Matisse forgeries in the market is nothing new

Dealers fear more forged prints may emerge

The recent excitement over the discovery by a private collector that his etching “Etude de nu renversé” is not an original has alerted art dealers to the possibility of more forged prints coming onto the market. Indeed, Mme Wanda de Guébriant, expert in charge of the Matisse archives, has opined that the etching “is from a forged plate from which it seems many prints have been made”. The signature in ink, rather than pencil, and the less than faithful copying is the tell-tale sign.

IFAR, the International Federation for Art Research, has publicised the recent discovery and also cites the recent case of another of these prints which was sold by a French dealer to the owner of a stand in the St Ouen flea market in Paris in 1984. This print became the subject of legal action which lasted over six years, only being concluded in February 1990.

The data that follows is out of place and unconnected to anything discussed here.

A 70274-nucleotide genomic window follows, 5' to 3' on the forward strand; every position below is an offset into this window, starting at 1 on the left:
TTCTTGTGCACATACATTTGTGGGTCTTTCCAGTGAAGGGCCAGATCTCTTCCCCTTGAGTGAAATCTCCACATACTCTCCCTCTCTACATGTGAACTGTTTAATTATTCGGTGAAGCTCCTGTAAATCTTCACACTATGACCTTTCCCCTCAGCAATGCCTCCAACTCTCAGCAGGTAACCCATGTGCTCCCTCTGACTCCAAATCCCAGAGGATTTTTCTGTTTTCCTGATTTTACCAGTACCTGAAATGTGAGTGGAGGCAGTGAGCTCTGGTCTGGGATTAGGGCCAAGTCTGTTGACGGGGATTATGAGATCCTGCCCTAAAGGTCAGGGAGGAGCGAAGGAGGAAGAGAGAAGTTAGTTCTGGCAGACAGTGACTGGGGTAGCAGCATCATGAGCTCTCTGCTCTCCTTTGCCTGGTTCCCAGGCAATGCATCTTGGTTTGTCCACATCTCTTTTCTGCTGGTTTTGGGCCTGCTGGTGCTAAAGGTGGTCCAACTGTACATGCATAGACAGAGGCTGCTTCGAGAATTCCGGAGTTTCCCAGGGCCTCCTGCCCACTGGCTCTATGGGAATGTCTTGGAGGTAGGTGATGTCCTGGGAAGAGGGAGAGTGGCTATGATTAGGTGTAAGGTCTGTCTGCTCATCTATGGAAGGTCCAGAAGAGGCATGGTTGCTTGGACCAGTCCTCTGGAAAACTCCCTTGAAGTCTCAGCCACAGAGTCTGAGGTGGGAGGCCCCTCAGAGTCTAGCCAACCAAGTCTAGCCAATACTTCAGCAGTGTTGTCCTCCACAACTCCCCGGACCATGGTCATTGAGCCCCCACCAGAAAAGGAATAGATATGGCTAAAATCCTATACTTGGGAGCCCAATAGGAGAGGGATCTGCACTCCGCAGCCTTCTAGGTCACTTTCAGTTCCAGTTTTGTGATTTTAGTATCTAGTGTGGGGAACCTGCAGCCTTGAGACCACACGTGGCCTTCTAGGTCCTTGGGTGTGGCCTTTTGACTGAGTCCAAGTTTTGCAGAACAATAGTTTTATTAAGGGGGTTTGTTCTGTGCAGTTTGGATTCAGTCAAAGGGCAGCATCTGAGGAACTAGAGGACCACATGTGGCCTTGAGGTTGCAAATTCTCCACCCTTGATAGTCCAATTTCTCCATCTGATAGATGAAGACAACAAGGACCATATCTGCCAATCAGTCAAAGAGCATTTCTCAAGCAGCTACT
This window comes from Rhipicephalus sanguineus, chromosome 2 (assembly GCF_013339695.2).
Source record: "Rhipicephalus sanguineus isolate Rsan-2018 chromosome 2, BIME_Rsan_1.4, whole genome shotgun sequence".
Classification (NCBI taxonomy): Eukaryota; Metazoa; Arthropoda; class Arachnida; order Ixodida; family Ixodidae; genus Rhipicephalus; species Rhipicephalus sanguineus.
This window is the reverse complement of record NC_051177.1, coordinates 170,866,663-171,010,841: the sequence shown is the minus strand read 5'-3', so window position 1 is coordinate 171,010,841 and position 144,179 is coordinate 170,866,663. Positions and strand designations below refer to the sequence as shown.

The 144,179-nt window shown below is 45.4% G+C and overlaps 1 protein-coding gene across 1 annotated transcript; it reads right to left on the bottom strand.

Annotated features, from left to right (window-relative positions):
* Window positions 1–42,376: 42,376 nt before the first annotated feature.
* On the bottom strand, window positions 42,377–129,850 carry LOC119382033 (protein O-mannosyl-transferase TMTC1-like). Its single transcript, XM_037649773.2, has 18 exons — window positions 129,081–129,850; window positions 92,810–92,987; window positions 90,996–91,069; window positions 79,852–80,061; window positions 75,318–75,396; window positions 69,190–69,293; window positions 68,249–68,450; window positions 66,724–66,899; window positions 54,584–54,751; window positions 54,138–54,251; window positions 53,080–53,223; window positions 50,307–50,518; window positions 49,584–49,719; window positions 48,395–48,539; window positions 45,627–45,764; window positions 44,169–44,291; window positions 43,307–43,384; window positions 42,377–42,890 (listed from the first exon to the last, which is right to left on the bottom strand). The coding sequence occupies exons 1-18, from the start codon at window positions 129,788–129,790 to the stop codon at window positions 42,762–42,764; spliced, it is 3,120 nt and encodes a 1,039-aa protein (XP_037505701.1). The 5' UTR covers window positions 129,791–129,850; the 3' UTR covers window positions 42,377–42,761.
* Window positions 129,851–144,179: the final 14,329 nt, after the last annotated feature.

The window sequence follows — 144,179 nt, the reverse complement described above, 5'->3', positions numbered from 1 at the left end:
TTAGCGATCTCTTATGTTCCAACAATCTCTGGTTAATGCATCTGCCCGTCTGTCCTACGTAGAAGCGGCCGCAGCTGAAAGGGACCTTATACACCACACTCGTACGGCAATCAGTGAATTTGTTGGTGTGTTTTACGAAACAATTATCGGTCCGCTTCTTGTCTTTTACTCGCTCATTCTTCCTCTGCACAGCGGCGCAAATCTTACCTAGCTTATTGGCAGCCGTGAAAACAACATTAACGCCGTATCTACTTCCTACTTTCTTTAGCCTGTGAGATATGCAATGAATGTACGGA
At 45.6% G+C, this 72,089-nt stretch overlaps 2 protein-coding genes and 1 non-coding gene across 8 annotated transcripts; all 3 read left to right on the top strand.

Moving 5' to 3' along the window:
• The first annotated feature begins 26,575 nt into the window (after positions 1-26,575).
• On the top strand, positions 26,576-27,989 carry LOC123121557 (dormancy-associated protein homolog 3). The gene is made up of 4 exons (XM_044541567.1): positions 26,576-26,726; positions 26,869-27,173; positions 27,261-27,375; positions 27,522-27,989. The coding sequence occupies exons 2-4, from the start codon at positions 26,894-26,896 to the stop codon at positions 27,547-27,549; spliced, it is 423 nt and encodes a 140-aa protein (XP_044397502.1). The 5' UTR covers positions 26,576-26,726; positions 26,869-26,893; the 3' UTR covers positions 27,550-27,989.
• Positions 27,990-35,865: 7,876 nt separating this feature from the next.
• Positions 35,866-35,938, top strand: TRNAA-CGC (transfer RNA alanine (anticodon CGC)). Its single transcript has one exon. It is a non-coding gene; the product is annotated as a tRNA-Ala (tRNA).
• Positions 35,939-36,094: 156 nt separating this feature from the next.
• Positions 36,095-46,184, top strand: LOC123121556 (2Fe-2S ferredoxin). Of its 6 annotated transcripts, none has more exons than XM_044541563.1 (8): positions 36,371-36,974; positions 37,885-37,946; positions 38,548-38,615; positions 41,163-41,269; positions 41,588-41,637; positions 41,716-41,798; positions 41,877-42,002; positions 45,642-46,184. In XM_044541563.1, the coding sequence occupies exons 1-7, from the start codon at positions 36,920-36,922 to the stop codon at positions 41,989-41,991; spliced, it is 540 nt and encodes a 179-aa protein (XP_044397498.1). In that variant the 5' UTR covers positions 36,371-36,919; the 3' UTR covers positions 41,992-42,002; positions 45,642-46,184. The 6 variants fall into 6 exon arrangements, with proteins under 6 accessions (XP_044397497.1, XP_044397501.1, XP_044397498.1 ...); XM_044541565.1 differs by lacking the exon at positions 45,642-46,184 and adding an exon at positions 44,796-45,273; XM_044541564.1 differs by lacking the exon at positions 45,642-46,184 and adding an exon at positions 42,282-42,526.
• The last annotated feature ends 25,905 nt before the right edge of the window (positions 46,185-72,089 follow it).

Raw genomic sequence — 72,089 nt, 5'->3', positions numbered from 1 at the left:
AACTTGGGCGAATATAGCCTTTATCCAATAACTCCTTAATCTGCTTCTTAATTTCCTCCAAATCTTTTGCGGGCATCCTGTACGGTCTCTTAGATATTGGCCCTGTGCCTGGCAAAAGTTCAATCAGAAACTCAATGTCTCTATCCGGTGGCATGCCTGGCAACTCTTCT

Dealers in London are also aware of the possibility of coming across faked prints and say this is nothing new. The problem has been around for the last twenty years.

Appeared in The Art Newspaper Archive, 4 January 1991